The Consumer Electronics Association has at last quantified common knowledge: An overwhelming majority of Internet users download news stories, product information, pictures, graphics, audio files, and video clips—all for free. Furthermore, Internet users want and expect to continue getting all this content at no cost, and they are opposed to any kind of governmental regulation or interference that will prevent their doing so.
Will music fans willingly pay for what they've been getting free? With the shuttering of free music site Napster a strong probability, two giants of the music industry are moving forward with plans to roll out a subscriber-based online music distribution plan.
Many years ago, I awoke one Saturday morning to find my girlfriend, with whom I'd had a knock-down, drag-out fight the night before, out on the street in front of our house having an impromptu yard sale. The sale featured my record collection. We broke up. I still have the records.
Napster has been taking its share of hits this past week from the music industry and the RIAA as a result of the Ninth US Circuit Court of Appeals' ruling last Monday that will likely pave the way for shutting down the file-sharing service. In its findings, the Court states that "Napster users who upload file names to the search index for others to copy violate plaintiffs' distribution rights. Napster users who download files containing copyrighted music violate plaintiffs' reproduction rights."
Satellite radio may become one of the most successful communications formats ever launched, according to predictions from market research and analysis company The Yankee Group. A new report suggests that satellite radio will take off the way cable TV did back in the 1970s; the result may create permanent changes in the radio industry.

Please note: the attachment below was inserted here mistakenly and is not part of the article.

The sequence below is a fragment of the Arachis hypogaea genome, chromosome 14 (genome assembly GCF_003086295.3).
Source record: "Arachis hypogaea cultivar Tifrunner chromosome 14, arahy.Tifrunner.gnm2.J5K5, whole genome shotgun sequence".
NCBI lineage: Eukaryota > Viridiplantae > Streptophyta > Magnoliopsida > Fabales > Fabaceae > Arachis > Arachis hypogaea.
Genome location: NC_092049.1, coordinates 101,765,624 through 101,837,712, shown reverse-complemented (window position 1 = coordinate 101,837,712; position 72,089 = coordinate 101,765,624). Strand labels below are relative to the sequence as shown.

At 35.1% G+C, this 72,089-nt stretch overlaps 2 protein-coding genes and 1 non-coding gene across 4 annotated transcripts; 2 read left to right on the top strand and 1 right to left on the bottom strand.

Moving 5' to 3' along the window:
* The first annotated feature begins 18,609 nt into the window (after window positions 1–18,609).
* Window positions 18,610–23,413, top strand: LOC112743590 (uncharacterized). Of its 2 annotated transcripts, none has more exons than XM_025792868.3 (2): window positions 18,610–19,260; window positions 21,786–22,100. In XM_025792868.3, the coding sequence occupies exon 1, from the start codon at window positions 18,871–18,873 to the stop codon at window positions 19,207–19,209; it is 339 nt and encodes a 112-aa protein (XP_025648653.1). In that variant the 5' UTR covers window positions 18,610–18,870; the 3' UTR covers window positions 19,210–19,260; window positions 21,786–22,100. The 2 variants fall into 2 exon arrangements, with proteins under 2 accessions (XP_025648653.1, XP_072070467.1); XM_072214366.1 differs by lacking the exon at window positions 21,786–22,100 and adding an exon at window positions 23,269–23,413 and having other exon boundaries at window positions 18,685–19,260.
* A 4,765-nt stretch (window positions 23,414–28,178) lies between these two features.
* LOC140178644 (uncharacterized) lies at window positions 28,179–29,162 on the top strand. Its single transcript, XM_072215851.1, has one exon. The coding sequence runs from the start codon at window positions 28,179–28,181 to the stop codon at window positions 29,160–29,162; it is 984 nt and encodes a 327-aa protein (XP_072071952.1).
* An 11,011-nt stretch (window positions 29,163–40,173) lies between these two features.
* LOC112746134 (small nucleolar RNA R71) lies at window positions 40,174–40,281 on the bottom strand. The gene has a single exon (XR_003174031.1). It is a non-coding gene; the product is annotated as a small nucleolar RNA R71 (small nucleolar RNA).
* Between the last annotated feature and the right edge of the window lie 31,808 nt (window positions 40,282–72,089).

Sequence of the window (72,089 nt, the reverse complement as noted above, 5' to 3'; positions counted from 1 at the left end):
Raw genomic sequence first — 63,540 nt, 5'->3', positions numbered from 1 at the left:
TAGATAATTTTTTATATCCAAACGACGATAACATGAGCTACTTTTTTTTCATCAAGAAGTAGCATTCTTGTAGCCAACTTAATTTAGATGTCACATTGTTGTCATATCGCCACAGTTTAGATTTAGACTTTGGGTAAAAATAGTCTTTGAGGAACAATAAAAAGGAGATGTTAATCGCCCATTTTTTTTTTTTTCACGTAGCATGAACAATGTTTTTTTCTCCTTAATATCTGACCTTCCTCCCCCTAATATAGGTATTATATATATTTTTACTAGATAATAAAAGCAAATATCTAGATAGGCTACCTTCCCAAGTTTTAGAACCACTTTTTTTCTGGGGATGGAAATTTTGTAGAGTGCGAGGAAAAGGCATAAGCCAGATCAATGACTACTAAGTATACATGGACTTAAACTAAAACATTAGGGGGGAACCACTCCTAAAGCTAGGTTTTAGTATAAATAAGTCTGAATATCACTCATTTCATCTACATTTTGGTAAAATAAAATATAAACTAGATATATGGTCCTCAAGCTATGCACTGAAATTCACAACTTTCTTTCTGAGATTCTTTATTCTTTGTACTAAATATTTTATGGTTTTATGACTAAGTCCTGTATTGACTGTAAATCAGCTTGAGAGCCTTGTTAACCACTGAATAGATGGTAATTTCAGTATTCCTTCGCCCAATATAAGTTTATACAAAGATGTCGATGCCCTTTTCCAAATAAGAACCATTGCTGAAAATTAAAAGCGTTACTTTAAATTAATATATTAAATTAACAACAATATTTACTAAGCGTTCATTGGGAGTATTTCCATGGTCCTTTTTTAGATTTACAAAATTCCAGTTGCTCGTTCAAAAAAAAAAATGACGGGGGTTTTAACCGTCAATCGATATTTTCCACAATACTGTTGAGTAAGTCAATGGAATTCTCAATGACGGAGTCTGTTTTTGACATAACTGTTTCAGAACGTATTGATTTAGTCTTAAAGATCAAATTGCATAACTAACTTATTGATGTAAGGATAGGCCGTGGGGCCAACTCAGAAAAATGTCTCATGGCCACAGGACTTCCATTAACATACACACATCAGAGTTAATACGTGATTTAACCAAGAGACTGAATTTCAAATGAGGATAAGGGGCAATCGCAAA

John Atkinson asked "What's that noise?" He wasn't referring to the piano that Robert Silverman was playing for Stereophile's recording, Concert, but rather to the sound of candy wrappers in the concert hall. The recording survived the crackling ordeal, but the lady with the wrapper did not. JA relates the entire story, and also serves up additional details about the making of the double CD set.
Consumer electronics site Etown has become the latest victim of the dot-com bust, dismissing its entire workforce of approximately 100 people in New York and San Francisco. The company had run out of money, according to chief executive Robert Heiblim. Etown, operated by Collaborative Media, Inc., has transferred its remaining assets to electronics retailer Best Buy, Inc. of Minneapolis, a major investor. The site was still active as of Sunday, February 18; whether Best Buy will simply shut it down or use it as a sales organ isn't known at present.
The European Parliament has enacted a strong new law to protect copyrights, approving the use of encryption to prevent piracy of publications, movies, and recorded music. The new measure, known as the Copyright Directive, will give copyright holders better protection in Europe than they enjoy in the US, according to Italian representative Enrico Boselli, sponsor of the law. The widespread availability of advanced digital technology requires establishing "clear rules for consumers, consumer-electronics manufacturers, Internet service providers, and others," Boselli stated.
The affair started quietly enough, with the following exchange that appeared in Stereophile's January 2001 "Letters" section, following my decision to put the Digital Audio Labs CardDeluxe high-end PC soundcard on the cover of our September 2000 issue: